Blood clots serve as the body’s response to injuries or cuts. They help stop potentially dangerous bleeding after critical accidents. However, they can also be dangerous to you, especially when they develop in locations such as your brain or lungs. A detrimental blood clot may require medical attention.
Types and Causes
There are two types of blood clots: venous and arterial. There are also many factors and conditions that can affect the formation of blood clotting, and they include thrombophlebitis, thrombocytosis, stroke, surgery, pulmonary embolism, prolonged sitting or bed rest, and the like.
Medications, such as oral contraceptives, tamoxifen, and hormone therapy drugs can also cause blood clots as a side effect. What’s more, other blood clotting causes include heart attack, heart failure, heart arrhythmias (include atrial fibrillation), pregnancy, and a family history of the blood clots can also increase your risk for this condition.
Signs and Symptoms
Blood clotting are dangerous because they can cause a stroke if they happen within your carotid arteries. The signs of blood clots and symptoms depend on the type of clot. Venous clots can result in a damming effect because they don’t allow blood to return to the heart. Symptoms for a venous clot include pain, redness, warmth, and swelling of the clotted area.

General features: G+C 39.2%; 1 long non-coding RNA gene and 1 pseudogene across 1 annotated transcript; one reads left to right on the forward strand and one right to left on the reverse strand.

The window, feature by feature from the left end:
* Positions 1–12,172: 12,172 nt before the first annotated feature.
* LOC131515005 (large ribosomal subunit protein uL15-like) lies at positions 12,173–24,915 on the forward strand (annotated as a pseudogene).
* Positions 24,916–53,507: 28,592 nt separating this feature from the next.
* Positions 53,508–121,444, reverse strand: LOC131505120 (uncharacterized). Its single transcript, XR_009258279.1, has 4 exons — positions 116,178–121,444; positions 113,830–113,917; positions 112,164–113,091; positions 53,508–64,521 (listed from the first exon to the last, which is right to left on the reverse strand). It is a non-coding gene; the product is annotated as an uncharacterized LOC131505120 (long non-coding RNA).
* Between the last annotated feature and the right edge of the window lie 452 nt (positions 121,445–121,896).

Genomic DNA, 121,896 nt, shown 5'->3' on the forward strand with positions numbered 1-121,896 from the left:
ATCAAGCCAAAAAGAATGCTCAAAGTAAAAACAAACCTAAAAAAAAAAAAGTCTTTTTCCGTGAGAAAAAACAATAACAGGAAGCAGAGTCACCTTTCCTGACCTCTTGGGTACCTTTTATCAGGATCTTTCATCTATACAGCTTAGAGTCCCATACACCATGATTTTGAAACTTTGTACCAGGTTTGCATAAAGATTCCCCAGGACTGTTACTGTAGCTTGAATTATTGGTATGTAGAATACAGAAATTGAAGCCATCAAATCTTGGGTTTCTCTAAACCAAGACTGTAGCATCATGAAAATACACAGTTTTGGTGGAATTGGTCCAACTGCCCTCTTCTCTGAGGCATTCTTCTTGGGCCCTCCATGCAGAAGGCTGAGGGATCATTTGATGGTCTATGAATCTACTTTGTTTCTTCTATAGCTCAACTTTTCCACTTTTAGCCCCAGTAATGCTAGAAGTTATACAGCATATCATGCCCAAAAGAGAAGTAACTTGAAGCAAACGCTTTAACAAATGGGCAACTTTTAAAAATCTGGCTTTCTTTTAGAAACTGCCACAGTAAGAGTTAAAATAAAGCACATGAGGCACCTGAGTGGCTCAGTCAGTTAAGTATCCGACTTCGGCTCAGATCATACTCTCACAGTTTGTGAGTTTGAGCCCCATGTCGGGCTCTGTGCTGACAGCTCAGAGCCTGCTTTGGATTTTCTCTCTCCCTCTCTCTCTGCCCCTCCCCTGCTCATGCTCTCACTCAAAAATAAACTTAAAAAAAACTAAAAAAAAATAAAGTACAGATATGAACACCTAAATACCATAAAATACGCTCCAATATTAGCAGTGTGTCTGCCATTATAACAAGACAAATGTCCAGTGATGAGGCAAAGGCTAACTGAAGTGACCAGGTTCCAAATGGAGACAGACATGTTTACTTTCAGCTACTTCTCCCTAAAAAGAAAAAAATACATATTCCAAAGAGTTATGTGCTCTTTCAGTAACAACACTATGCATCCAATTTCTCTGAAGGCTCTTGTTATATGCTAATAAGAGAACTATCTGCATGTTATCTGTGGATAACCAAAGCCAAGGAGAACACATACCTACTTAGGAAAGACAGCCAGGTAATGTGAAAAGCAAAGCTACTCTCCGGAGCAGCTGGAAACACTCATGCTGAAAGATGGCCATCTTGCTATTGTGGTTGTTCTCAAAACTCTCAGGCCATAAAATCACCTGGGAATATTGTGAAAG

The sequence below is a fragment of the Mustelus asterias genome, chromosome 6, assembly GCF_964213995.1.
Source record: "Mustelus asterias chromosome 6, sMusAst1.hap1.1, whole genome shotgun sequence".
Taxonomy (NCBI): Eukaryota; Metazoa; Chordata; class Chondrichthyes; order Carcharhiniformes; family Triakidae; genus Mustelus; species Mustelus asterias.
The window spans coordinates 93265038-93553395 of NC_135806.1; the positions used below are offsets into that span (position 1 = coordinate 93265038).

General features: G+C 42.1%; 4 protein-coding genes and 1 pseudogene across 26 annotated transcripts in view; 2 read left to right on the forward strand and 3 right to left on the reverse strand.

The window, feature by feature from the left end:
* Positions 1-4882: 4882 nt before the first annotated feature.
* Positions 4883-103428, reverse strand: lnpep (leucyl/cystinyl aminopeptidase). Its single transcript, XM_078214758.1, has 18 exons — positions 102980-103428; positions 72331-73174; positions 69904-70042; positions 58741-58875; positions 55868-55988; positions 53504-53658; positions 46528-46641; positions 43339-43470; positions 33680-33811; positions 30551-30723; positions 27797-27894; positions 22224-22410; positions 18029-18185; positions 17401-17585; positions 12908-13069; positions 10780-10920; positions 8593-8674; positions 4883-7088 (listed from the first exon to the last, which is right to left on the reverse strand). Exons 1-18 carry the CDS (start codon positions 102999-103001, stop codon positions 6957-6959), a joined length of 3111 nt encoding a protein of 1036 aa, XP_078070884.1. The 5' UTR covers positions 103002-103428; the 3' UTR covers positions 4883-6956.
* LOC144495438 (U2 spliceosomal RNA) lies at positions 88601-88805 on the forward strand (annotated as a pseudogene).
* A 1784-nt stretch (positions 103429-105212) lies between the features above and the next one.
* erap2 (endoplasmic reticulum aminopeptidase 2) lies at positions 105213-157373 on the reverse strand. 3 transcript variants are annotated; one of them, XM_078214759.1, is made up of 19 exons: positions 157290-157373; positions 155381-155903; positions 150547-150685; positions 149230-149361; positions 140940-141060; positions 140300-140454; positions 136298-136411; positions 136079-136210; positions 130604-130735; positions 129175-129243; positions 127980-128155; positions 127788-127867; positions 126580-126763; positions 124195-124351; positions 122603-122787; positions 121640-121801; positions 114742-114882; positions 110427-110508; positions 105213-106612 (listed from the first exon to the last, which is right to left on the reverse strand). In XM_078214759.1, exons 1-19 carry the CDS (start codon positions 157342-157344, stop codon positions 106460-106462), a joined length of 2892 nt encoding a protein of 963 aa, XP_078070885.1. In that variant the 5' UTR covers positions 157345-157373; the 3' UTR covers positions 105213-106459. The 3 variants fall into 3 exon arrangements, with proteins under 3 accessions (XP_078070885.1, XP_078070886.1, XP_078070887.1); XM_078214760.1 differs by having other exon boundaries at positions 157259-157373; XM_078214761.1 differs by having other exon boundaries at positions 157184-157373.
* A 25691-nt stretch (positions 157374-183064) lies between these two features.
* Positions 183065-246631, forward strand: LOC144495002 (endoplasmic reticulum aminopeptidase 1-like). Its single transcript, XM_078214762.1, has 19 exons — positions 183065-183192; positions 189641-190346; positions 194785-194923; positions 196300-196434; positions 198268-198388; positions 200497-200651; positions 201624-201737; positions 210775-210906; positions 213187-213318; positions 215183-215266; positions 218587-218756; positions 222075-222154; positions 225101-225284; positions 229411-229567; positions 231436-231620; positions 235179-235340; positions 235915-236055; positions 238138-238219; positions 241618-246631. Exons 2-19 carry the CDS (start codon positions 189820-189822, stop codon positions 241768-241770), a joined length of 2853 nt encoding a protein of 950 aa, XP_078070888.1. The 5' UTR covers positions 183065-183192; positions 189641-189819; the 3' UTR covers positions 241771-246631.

Meanwhile, arterial clots don’t allow blood to get to an affected area. Blood clots symptoms for arterial clots include pain, paleness of the affected body part, loss of sensation, and paralysis. It can also depend on where the clot is located (e.g., near the lungs will cause pulmonary problems, near the heart could cause heart attacks).
Treatment of clotting of blood depends on which kind of blood clot is being treated. Venous clotting of blood can be treated with warm compresses, ibuprofen, acetaminophen, or anticoagulation with anticoagulant medication and treatments like enoxaparin or warfarin.
Arterial clots require aggressive treatment, which includes direct administration of medication to the clot or outright surgery. Alteplase or tenecteplase are common arterial clot drugs. Pulmonary emboli (blockage of the main artery of the lung) are treated the same way as deep venous thrombosis.
Blood clots that are either venous or arterial in nature can be minimized by lifelong attention to risk factors, blood pressure and cholesterol control, refraining from smoking or stopping altogether, and diabetes management. You should also exercise regularly. Change your lifestyle if it’s increasing your risk for blood clots. Also, clotting of blood prevention include a healthy diet or lose weight if you’re obese.